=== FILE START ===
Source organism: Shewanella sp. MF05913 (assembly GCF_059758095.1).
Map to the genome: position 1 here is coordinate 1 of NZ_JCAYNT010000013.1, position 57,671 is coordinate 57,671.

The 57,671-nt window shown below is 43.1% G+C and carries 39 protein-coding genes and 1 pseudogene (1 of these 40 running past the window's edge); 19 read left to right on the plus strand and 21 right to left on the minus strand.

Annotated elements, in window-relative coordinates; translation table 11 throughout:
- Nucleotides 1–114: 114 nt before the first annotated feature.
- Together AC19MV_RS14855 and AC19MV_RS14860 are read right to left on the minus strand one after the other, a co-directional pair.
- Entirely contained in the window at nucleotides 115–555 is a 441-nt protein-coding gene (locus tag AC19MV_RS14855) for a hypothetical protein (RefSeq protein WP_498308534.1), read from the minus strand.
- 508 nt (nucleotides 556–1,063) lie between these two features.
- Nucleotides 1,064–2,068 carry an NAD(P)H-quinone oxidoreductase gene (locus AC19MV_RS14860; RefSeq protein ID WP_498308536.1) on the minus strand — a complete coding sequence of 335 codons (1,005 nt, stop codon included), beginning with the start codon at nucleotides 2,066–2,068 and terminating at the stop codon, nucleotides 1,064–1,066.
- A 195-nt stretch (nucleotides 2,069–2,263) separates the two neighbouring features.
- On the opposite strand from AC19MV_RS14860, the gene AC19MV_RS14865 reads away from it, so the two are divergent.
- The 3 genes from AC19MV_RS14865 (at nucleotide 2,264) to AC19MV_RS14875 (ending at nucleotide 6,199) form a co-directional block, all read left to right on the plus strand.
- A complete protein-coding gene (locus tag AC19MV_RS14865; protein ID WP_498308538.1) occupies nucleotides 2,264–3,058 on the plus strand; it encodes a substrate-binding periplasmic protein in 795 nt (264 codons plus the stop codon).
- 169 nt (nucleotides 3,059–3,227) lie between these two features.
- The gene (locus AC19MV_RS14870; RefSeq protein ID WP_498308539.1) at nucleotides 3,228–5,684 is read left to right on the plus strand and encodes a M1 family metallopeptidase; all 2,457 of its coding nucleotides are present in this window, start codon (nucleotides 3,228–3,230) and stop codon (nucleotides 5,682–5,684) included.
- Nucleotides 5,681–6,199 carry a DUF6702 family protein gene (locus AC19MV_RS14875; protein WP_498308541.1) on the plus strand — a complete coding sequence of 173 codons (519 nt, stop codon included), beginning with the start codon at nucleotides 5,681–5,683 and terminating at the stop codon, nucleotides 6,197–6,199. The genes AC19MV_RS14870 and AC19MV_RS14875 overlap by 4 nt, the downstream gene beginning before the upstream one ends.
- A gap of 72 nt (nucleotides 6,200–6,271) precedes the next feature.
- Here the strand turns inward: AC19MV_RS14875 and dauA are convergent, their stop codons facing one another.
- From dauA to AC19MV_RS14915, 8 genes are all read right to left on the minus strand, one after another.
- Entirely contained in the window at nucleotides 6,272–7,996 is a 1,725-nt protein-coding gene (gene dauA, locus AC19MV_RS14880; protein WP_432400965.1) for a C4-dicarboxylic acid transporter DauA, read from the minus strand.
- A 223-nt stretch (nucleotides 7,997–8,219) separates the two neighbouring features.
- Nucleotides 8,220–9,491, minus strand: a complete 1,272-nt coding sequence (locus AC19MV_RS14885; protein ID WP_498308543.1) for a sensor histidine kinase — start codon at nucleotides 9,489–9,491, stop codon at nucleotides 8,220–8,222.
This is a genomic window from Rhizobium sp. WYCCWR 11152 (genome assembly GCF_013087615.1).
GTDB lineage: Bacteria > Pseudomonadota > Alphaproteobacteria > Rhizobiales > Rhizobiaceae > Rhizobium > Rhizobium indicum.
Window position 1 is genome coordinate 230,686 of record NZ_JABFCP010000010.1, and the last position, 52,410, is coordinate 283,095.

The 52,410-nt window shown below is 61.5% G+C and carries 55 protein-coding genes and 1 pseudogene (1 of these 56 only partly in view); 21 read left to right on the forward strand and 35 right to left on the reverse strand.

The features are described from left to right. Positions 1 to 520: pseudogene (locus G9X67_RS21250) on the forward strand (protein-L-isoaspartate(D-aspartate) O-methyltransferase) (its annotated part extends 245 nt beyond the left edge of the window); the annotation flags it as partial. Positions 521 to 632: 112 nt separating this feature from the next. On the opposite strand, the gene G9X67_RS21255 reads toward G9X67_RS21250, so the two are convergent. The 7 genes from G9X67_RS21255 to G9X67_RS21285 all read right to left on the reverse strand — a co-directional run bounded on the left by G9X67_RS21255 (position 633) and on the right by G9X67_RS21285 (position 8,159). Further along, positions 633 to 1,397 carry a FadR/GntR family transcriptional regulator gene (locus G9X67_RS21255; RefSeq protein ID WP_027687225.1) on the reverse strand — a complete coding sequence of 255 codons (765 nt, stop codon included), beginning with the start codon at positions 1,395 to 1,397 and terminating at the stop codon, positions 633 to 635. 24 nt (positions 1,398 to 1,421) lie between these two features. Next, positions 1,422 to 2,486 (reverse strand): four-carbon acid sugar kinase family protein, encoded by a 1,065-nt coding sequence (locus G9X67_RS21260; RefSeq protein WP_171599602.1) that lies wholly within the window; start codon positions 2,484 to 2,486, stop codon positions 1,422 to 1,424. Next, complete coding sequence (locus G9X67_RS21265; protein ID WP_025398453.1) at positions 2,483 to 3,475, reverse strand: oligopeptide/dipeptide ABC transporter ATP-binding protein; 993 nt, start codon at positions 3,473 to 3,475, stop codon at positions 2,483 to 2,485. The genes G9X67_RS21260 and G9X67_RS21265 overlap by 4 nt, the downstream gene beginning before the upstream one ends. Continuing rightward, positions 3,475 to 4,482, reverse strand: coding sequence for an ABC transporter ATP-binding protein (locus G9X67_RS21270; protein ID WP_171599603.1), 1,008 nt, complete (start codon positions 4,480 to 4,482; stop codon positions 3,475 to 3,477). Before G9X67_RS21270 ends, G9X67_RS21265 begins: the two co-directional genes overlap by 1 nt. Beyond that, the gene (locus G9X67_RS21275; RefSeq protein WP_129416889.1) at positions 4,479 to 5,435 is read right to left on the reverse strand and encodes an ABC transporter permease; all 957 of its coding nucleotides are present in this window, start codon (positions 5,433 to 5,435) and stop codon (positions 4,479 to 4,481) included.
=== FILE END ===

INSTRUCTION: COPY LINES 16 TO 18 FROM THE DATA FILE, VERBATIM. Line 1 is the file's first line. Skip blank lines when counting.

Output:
- Nucleotides 5,681–6,199 carry a DUF6702 family protein gene (locus AC19MV_RS14875; protein WP_498308541.1) on the plus strand — a complete coding sequence of 173 codons (519 nt, stop codon included), beginning with the start codon at nucleotides 5,681–5,683 and terminating at the stop codon, nucleotides 6,197–6,199. The genes AC19MV_RS14870 and AC19MV_RS14875 overlap by 4 nt, the downstream gene beginning before the upstream one ends.
- A gap of 72 nt (nucleotides 6,200–6,271) precedes the next feature.
- Here the strand turns inward: AC19MV_RS14875 and dauA are convergent, their stop codons facing one another.